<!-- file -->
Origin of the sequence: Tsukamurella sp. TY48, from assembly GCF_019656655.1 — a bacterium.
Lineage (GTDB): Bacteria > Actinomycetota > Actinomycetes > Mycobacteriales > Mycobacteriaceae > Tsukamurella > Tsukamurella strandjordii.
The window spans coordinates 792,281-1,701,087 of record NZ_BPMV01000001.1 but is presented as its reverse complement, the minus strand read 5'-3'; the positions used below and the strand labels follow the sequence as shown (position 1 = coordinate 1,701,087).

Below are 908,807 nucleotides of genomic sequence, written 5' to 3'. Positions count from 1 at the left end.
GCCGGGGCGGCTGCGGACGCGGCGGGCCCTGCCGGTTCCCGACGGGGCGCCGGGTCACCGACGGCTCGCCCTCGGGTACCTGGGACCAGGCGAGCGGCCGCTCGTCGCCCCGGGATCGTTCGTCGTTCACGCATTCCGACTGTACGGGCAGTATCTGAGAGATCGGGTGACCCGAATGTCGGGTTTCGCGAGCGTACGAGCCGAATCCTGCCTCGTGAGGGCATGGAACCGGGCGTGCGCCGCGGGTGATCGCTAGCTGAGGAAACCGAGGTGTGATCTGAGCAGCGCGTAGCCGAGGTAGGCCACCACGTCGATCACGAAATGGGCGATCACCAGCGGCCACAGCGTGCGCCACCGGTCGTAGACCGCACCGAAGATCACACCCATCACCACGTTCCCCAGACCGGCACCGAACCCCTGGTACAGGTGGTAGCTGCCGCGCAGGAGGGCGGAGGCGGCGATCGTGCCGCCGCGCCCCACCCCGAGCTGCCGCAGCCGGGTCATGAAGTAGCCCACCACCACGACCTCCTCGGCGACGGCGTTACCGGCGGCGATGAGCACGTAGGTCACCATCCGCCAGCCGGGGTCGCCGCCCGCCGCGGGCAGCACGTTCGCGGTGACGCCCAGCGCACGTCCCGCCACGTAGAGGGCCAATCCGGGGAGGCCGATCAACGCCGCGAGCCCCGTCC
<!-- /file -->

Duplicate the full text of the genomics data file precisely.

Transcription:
Origin of the sequence: Tsukamurella sp. TY48, from assembly GCF_019656655.1 — a bacterium.
Lineage (GTDB): Bacteria > Actinomycetota > Actinomycetes > Mycobacteriales > Mycobacteriaceae > Tsukamurella > Tsukamurella strandjordii.
The window spans coordinates 792,281-1,701,087 of record NZ_BPMV01000001.1 but is presented as its reverse complement, the minus strand read 5'-3'; the positions used below and the strand labels follow the sequence as shown (position 1 = coordinate 1,701,087).

Below are 908,807 nucleotides of genomic sequence, written 5' to 3'. Positions count from 1 at the left end.
GCCGGGGCGGCTGCGGACGCGGCGGGCCCTGCCGGTTCCCGACGGGGCGCCGGGTCACCGACGGCTCGCCCTCGGGTACCTGGGACCAGGCGAGCGGCCGCTCGTCGCCCCGGGATCGTTCGTCGTTCACGCATTCCGACTGTACGGGCAGTATCTGAGAGATCGGGTGACCCGAATGTCGGGTTTCGCGAGCGTACGAGCCGAATCCTGCCTCGTGAGGGCATGGAACCGGGCGTGCGCCGCGGGTGATCGCTAGCTGAGGAAACCGAGGTGTGATCTGAGCAGCGCGTAGCCGAGGTAGGCCACCACGTCGATCACGAAATGGGCGATCACCAGCGGCCACAGCGTGCGCCACCGGTCGTAGACCGCACCGAAGATCACACCCATCACCACGTTCCCCAGACCGGCACCGAACCCCTGGTACAGGTGGTAGCTGCCGCGCAGGAGGGCGGAGGCGGCGATCGTGCCGCCGCGCCCCACCCCGAGCTGCCGCAGCCGGGTCATGAAGTAGCCCACCACCACGACCTCCTCGGCGACGGCGTTACCGGCGGCGATGAGCACGTAGGTCACCATCCGCCAGCCGGGGTCGCCGCCCGCCGCGGGCAGCACGTTCGCGGTGACGCCCAGCGCACGTCCCGCCACGTAGAGGGCCAATCCGGGGAGGCCGATCAACGCCGCGAGCCCCGTCC